The credit (and debit) card world is a happening place. Though the Credit Card Act of 2009 -- and consumers' changing behavior -- are crimping card companies' style, investors still have much to be hopeful about.

Reasons to worry
The Credit Card Act has reined in late-payment fees, which could cost issuers more than $3 billion annually. Discover Financial Services (NYSE: DFS) CEO David Nelms expects this change to cut $80 million to $90 million from his company's pre-tax income. The Federal Reserve is also looking into similar reforms for the debit card industry.

Meanwhile, watchdog Elizabeth Warren of the new Consumer Finance Protection Bureau aims to vastly simplify credit card agreements. Card issuers may no longer be able to hide unpleasant details in fine print.

Most notably, consumers are finally paying down debt. According to credit agency TransUnion, the average total debt for bank-issued credit cards was recently at $4,951, down 13% from year-ago levels. (That's also the first below-$5,000 number since 2002!) This is good for borrowers, but not so great for lenders, who kind of like the fat payments they receive from customers carrying a hefty balance.

Reasons to smile
All is not lost, though. The members of this creative and resourceful business are still finding ways to plump up their numbers.

For starters, they're casting a wide net for new customers. Odds are, you've noticed more new-card applications appearing in your mailbox lately. These mailings are up 83% over last year's level, according to a study from Synovate Mail Monitor, and that's just an average. JPMorgan Chase (NYSE: JPM) has recently quadrupled its number of mailings, while Citigroup (NYSE: C) has tripled its volume.

Minimum payment sums are also rising to bring in more revenue. This is actually a win-win development, since paying more can help borrowers dig out of debt faster. Perhaps most powerful of all, interest rates for borrowers have also increased, from an average of 13.1% in the second quarter of last year to 14.7% recently. (With overall interest rates at record lows, credit card issuers can reap phenomenal profits here.) Card companies have rushed through these increases ahead of new reforms taking effect this month, which will make such rate hikes more difficult.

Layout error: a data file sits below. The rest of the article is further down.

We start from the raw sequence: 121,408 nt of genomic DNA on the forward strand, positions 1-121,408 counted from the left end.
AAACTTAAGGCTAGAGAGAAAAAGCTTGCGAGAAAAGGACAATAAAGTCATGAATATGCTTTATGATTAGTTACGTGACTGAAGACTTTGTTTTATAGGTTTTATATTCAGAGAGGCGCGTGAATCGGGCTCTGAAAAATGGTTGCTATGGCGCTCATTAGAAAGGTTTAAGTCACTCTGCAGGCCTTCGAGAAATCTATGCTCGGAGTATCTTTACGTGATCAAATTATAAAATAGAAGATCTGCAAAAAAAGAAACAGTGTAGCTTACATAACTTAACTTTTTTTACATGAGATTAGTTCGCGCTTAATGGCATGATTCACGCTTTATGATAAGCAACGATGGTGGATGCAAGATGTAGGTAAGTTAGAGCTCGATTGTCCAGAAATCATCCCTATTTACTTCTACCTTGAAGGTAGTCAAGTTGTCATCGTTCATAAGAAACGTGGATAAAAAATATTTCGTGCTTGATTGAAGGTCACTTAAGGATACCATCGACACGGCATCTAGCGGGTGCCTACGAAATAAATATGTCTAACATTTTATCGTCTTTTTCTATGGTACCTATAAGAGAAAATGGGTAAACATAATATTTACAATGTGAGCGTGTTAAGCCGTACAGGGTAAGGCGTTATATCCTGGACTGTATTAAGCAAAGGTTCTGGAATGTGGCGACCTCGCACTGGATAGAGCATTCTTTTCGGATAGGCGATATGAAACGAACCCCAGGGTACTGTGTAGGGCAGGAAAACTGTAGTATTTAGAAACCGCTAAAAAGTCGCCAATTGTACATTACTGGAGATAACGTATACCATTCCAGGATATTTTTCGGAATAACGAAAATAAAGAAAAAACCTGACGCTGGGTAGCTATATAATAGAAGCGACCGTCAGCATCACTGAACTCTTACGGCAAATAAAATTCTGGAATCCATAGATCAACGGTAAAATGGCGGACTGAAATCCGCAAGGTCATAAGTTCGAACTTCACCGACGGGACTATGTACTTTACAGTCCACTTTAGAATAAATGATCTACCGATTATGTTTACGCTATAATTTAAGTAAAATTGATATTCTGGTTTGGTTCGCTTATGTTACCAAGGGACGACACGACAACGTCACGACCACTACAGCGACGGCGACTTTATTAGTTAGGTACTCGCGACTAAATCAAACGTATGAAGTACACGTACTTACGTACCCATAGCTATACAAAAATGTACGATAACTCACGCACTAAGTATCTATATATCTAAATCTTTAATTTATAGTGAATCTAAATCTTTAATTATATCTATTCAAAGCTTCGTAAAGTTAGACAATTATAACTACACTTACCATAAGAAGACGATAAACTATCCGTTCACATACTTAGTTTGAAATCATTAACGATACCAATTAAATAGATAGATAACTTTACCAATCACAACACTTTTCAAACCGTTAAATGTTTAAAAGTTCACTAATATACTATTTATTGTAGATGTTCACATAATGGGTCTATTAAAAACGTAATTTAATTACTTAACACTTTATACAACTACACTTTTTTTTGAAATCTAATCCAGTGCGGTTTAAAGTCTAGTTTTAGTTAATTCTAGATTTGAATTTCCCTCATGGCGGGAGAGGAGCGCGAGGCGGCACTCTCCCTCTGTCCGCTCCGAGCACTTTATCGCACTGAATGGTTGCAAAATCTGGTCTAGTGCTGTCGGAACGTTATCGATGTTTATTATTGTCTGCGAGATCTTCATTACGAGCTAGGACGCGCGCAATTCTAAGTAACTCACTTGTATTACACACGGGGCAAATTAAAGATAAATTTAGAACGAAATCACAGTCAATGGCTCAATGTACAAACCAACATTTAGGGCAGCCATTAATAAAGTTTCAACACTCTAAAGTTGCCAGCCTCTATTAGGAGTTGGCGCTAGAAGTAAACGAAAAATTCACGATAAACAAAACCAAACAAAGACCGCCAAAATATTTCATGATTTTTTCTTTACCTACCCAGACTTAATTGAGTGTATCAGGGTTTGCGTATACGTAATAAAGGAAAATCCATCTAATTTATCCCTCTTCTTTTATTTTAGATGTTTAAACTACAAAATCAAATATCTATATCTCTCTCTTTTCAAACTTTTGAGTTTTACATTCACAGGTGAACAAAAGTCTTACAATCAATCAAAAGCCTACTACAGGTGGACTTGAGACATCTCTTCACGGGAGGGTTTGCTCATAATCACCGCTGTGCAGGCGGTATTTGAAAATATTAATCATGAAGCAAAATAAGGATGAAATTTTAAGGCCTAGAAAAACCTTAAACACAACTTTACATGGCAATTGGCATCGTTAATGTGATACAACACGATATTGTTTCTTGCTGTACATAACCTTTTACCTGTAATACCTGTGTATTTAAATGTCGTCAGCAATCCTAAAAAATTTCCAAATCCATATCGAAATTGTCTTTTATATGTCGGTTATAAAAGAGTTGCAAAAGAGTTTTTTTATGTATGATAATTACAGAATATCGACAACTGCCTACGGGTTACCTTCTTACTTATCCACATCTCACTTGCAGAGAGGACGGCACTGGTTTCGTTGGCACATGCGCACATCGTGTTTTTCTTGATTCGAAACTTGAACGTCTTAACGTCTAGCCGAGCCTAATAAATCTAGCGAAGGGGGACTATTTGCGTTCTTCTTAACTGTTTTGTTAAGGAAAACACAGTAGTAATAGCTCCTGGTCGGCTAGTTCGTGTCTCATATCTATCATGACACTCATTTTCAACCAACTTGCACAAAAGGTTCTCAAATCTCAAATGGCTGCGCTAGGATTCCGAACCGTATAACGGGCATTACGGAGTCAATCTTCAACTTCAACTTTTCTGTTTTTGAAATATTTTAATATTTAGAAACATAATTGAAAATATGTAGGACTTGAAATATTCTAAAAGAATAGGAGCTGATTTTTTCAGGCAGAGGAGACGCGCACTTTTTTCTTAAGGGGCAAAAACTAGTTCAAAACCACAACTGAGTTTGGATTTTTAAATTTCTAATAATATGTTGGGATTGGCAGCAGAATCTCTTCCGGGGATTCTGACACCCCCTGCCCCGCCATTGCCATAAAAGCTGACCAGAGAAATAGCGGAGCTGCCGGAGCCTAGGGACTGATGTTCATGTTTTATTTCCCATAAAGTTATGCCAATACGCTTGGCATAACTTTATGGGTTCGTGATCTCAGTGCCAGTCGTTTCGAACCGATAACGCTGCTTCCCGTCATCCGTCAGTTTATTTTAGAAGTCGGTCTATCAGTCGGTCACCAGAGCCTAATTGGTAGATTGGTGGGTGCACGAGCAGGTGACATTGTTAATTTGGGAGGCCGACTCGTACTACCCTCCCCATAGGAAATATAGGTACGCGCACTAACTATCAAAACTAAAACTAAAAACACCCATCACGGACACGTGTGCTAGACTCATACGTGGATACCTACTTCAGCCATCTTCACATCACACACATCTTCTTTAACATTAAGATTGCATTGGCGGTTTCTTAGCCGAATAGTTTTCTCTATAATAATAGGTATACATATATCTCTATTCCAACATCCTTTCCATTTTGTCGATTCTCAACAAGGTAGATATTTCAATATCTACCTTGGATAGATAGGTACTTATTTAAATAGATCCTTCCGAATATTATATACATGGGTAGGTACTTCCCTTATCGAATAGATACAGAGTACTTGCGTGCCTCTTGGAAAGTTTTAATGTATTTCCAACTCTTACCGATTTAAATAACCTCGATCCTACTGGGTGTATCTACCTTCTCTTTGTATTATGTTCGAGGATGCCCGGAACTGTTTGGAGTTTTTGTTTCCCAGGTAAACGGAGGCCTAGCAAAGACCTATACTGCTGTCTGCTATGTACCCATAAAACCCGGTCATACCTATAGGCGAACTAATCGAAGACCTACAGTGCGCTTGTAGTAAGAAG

If the credit and debit card business ever looked attractive to you, don't rule it out now. Despite its new challenges, the industry still has plenty of ways to generate revenue. You might also consider looking elsewhere for big profits -- there are plenty of other attractive businesses that aren't facing so much government scrutiny. Found a few that interest you? Keep track of them automatically by adding them to our new My Watchlist feature.

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Longtime Fool contributor Selena Maranjian does not own shares of any companies mentioned in this article. Discover Financial Services is a Motley Fool Inside Value selection. Try any of our investing newsletter services free for 30 days. The Motley Fool is Fools writing for Fools.